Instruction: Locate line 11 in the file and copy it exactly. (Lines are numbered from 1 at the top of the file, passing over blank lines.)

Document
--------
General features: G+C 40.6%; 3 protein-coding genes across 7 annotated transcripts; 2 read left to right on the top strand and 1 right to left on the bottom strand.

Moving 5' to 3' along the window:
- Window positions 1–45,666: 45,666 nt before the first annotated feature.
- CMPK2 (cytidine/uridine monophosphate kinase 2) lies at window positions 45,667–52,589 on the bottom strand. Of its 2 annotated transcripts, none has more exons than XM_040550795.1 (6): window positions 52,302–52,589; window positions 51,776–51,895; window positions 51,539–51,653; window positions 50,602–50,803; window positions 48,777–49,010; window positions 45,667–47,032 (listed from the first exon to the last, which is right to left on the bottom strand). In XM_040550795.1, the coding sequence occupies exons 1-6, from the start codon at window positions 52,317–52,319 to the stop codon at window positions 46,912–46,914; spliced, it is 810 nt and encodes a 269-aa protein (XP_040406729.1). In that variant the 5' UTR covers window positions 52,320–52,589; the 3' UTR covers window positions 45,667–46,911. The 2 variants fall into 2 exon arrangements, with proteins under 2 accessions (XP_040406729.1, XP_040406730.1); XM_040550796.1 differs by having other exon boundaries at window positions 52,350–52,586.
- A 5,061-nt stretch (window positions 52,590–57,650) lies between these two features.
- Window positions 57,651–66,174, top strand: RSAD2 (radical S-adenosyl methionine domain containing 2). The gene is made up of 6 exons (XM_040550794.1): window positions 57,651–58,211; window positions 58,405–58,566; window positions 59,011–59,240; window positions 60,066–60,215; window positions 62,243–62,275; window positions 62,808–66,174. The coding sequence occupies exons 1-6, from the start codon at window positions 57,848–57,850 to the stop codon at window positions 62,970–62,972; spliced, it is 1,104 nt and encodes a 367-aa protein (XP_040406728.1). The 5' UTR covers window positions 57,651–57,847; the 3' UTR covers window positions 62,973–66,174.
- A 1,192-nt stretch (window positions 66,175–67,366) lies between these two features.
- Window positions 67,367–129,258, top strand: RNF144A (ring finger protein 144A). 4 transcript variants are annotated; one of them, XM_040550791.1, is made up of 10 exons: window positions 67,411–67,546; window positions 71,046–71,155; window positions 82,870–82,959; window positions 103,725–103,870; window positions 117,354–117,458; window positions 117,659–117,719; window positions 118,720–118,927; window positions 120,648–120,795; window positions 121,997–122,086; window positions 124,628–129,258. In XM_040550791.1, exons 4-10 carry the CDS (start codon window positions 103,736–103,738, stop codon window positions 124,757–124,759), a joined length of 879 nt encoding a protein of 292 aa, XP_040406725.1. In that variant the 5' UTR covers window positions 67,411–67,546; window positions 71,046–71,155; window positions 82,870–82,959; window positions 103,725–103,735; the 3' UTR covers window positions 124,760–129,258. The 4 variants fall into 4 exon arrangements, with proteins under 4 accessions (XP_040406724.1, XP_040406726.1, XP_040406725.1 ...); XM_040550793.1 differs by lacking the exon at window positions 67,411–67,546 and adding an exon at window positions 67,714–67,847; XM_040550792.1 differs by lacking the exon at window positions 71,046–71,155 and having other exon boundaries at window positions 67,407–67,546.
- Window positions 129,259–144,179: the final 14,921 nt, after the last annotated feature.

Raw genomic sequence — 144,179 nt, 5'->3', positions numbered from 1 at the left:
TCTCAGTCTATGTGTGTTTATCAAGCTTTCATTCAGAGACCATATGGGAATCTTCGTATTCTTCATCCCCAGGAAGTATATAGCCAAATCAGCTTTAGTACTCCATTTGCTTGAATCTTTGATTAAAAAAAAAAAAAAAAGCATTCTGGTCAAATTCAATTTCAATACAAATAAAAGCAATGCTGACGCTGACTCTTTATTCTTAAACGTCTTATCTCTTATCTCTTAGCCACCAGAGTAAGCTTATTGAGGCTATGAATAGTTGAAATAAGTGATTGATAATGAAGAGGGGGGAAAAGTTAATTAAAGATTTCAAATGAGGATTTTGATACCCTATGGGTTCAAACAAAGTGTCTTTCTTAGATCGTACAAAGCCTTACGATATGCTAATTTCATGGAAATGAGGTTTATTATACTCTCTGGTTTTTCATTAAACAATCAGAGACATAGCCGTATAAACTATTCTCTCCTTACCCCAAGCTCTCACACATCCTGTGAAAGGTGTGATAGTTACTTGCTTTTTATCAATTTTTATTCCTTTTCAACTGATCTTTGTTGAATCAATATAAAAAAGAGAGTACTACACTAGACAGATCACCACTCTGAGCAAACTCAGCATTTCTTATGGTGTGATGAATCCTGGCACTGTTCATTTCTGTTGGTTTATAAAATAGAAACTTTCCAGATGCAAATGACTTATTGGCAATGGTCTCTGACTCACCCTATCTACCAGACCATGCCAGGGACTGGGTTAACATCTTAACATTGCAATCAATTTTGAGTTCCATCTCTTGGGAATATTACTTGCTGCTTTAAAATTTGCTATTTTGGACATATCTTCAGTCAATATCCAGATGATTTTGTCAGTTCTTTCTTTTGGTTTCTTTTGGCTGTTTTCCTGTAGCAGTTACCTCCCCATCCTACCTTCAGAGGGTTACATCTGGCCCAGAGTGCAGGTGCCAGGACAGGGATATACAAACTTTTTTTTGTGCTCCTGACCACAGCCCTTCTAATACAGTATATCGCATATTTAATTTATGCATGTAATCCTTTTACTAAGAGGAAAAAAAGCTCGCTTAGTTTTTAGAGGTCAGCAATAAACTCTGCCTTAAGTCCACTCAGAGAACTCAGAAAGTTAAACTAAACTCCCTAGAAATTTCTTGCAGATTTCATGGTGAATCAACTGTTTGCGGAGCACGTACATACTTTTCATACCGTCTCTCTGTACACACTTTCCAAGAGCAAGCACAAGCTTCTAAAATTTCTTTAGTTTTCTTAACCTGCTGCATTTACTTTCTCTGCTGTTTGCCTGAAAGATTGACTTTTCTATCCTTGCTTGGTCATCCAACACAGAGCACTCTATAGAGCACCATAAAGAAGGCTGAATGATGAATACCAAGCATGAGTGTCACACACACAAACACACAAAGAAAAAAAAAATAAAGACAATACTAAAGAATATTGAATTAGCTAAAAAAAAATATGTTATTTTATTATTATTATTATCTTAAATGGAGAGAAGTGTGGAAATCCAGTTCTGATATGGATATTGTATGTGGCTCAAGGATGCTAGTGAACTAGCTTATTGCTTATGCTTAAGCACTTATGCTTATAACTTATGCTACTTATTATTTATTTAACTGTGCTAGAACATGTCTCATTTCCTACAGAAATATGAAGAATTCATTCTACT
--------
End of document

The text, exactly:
TCTCAGTCTATGTGTGTTTATCAAGCTTTCATTCAGAGACCATATGGGAATCTTCGTATTCTTCATCCCCAGGAAGTATATAGCCAAATCAGCTTTAGTACTCCATTTGCTTGAATCTTTGATTAAAAAAAAAAAAAAAAGCATTCTGGTCAAATTCAATTTCAATACAAATAAAAGCAATGCTGACGCTGACTCTTTATTCTTAAACGTCTTATCTCTTATCTCTTAGCCACCAGAGTAAGCTTATTGAGGCTATGAATAGTTGAAATAAGTGATTGATAATGAAGAGGGGGGAAAAGTTAATTAAAGATTTCAAATGAGGATTTTGATACCCTATGGGTTCAAACAAAGTGTCTTTCTTAGATCGTACAAAGCCTTACGATATGCTAATTTCATGGAAATGAGGTTTATTATACTCTCTGGTTTTTCATTAAACAATCAGAGACATAGCCGTATAAACTATTCTCTCCTTACCCCAAGCTCTCACACATCCTGTGAAAGGTGTGATAGTTACTTGCTTTTTATCAATTTTTATTCCTTTTCAACTGATCTTTGTTGAATCAATATAAAAAAGAGAGTACTACACTAGACAGATCACCACTCTGAGCAAACTCAGCATTTCTTATGGTGTGATGAATCCTGGCACTGTTCATTTCTGTTGGTTTATAAAATAGAAACTTTCCAGATGCAAATGACTTATTGGCAATGGTCTCTGACTCACCCTATCTACCAGACCATGCCAGGGACTGGGTTAACATCTTAACATTGCAATCAATTTTGAGTTCCATCTCTTGGGAATATTACTTGCTGCTTTAAAATTTGCTATTTTGGACATATCTTCAGTCAATATCCAGATGATTTTGTCAGTTCTTTCTTTTGGTTTCTTTTGGCTGTTTTCCTGTAGCAGTTACCTCCCCATCCTACCTTCAGAGGGTTACATCTGGCCCAGAGTGCAGGTGCCAGGACAGGGATATACAAACTTTTTTTTGTGCTCCTGACCACAGCCCTTCTAATACAGTATATCGCATATTTAATTTATGCATGTAATCCTTTTACTAAGAGGAAAAAAAGCTCGCTTAGTTTTTAGAGGTCAGCAATAAACTCTGCCTTAAGTCCACTCAGAGAACTCAGAAAGTTAAACTAAACTCCCTAGAAATTTCTTGCAGATTTCATGGTGAATCAACTGTTTGCGGAGCACGTACATACTTTTCATACCGTCTCTCTGTACACACTTTCCAAGAGCAAGCACAAGCTTCTAAAATTTCTTTAGTTTTCTTAACCTGCTGCATTTACTTTCTCTGCTGTTTGCCTGAAAGATTGACTTTTCTATCCTTGCTTGGTCATCCAACACAGAGCACTCTATAGAGCACCATAAAGAAGGCTGAATGATGAATACCAAGCATGAGTGTCACACACACAAACACACAAAGAAAAAAAAAATAAAGACAATACTAAAGAATATTGAATTAGCTAAAAAAAAATATGTTATTTTATTATTATTATTATCTTAAATGGAGAGAAGTGTGGAAATCCAGTTCTGATATGGATATTGTATGTGGCTCAAGGATGCTAGTGAACTAGCTTATTGCTTATGCTTAAGCACTTATGCTTATAACTTATGCTACTTATTATTTATTTAACTGTGCTAGAACATGTCTCATTTCCTACAGAAATATGAAGAATTCATTCTACT